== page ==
Facing a $400,000-plus budget deficit, the New Generation Health Center, located at 625 Potrero Avenue, had been slated to close last summer. The Center, founded and operated by the University of California, San Francisco more than 20 years ago, provides reproductive health services to mainly low-income young adults in a confidential environment. It’s significantly reliant on philanthropy, funding from which dwindled in recent years. Patient visits have also declined, further reducing revenue. With New Gen’s termination looming, the San Francisco Department of Public Health planned to refer its patients to other public or nonprofit clinics.
However, reproductive rights advocates believe New Gen is vital, its services difficult to replicate at clinics geared for a wider range of age groups. Last year, Joi Jackson-Morgan, executive director of 3rd Street Youth Center & Clinic, created an online petition, Stop UCSF From Closing New Generation Clinic, addressed to UCSF Chancellor Sam Hawgood. The petition garnered 5,262 signatures, and described New Generation as, “A safe haven in a City where navigating and accessing the health care system is nearly impossible.”
Spurred by community pressure, UCSF decided to continue funding the youth clinic for another year.
Rebecca Jackson, MD, chief of service for OB-GYN at Zuckerberg San Francisco General Hospital, stressed the importance of the clinic’s free-standing nature, separate from the hospital campus, to facilitate privacy for youth. Its services include pregnancy testing, contraception, sexually transmitted disease testing and treatment, and health exams. In addition to the clinic, New Generation conducts sexual health outreach to San Francisco schools, for which Jackson has received abundant positive feedback from the community.
“The decision was made to close New Gen last year because we were facing a significant funding deficit,” explained Jackson. “The University decided to help keep it open for another year to give us time to search for another alternative. In response, a monthly working group was created to explore different alternatives.”
The favored option is a collaboration between New Generation and the Homeless Prenatal Program, located less than a block away at 2500 18th Street. Although details of the proposed partnership are being negotiated, the tentative plan is for New Generation to move into and lease space in the 18th Street building, a shift that could offer the clinic greater security, since HPP owns the 26,800 square-foot property. However, the change will only likely occur if New Generation is able to raise sufficient funds to demonstrate financially security for the next five years. Renovations on the 18th Street building to accommodate New Gen’s relocation won’t begin until HPP’s board of directors deems the clinic financially solvent.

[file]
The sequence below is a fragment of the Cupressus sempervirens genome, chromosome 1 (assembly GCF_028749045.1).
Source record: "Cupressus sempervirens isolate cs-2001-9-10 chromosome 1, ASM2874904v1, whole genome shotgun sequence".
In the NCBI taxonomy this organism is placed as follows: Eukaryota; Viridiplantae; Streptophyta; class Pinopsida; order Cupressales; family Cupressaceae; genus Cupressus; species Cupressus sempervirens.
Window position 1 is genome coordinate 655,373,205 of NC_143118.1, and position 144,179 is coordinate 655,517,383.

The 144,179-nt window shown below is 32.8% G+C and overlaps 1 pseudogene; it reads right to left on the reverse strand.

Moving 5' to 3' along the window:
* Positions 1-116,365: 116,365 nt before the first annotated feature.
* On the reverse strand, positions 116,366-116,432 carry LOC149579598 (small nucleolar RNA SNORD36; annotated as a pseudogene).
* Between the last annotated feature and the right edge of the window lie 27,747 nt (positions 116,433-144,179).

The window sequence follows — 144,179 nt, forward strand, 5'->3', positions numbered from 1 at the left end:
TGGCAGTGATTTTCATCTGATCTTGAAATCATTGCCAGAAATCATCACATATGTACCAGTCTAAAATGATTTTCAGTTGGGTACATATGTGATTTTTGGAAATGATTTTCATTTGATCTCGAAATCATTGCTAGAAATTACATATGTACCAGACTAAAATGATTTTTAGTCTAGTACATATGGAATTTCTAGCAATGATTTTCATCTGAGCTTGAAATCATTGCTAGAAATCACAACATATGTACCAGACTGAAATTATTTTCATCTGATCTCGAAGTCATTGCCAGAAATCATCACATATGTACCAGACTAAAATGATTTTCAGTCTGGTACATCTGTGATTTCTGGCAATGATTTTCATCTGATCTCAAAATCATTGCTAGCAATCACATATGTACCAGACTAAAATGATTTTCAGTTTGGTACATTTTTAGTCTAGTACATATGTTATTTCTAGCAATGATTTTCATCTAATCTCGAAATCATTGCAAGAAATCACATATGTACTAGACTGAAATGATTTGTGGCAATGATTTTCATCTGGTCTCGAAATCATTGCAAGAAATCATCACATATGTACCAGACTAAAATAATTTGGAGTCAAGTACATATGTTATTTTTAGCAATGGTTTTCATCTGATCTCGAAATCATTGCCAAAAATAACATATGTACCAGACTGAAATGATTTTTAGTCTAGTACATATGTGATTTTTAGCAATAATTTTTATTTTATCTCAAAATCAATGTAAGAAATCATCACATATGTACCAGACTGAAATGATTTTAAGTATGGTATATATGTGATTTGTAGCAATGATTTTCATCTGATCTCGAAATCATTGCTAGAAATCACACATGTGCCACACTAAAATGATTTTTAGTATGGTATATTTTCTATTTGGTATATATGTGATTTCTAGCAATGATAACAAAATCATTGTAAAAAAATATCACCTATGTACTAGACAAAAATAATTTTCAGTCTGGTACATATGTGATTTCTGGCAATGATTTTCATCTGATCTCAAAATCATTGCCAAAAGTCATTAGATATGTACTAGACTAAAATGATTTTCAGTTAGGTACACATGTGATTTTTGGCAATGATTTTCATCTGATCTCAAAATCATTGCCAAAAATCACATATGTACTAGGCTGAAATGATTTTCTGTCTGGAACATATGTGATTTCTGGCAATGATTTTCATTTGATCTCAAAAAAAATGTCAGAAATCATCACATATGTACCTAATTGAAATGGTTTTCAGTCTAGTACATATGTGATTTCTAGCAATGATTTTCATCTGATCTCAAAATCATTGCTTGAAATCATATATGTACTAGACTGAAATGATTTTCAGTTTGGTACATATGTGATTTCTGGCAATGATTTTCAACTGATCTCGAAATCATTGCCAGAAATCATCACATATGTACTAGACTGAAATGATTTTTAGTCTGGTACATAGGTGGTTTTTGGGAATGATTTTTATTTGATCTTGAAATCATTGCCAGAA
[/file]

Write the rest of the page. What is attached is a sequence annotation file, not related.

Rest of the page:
Jackson explained that with New Gen’s lease expiring and rent rising, it’s infeasible to continue at the Potrero Avenue location, which is a larger space than the clinic needs. The move to HPP’s facility would allow New Gen to be in a smaller area more suited to operational requirements, with lower overhead and staffing costs.
Martha Ryan, HPP’s executive director, founded the nonprofit organization in 1989 to promote safe deliveries and healthy babies for low-income mothers. Today, its overarching mission is to end childhood poverty by helping clients secure permanent housing, teaching prenatal classes, providing postpartum support and training community health workers. Although prenatal support is a core function, HPP’s services extend to job training and an in-house computer technology center. HPP isn’t affiliated with UCSF, but hosts training sessions for midwives that work at the University.
“The HPP board approved moving forward with the co-location of New Gen within HPP with the stipulation that we secure five years of budgeted operating deficit and renovation costs prior to breaking ground,” Jackson stated. “We estimate that to be $2.5 million and we have an incredibly tight timeline to meet that goal: May 30! But, we are going for it, and hopeful that there are many people who care about New Gen’s mission so that we will succeed.”
The potential partnership’s benefits are envisioned to extend to both entities. HPP isn’t a clinic; with the addition of New Gen, clients that come to research jobs on the internet or attend a yoga class will be able to access various health services. A youth who visits New Generation for a pregnancy test can attend a HPP prenatal class, if needed.
One of the goals of co-locating is to preserve New Generation as a separate, designated, place for youth. Tsao Design, an architecture firm, is designing a physical space that’s both connected and separate from HPP. It’s likely that the existing names, New Generation and Homeless Prenatal Program, will be retained.
“The great benefit of co-locating within HPP is that our missions are synergistic; HPP’s mission is to break the cycle of childhood poverty, and family planning is a key contributor to future economic stability,” offered Jackson. “HPP offers services to all low-income families with job training, computer skills, financial skills and housing assistance. Both sets of clients will benefit from this co-location. New Gen’s patients can access the many resources at HPP, and HPP’s clients can seamlessly access family planning services.”
New Generation’s lease ends in September; UCSF is expected to cease financial support by July. A working group, consisting of representatives from UCSF and the Department of Public Health, as well as community members, is cultivating potential donors and funding sources. In the interim, the HPP board is making final determinations regarding the financial feasibility of the partnership.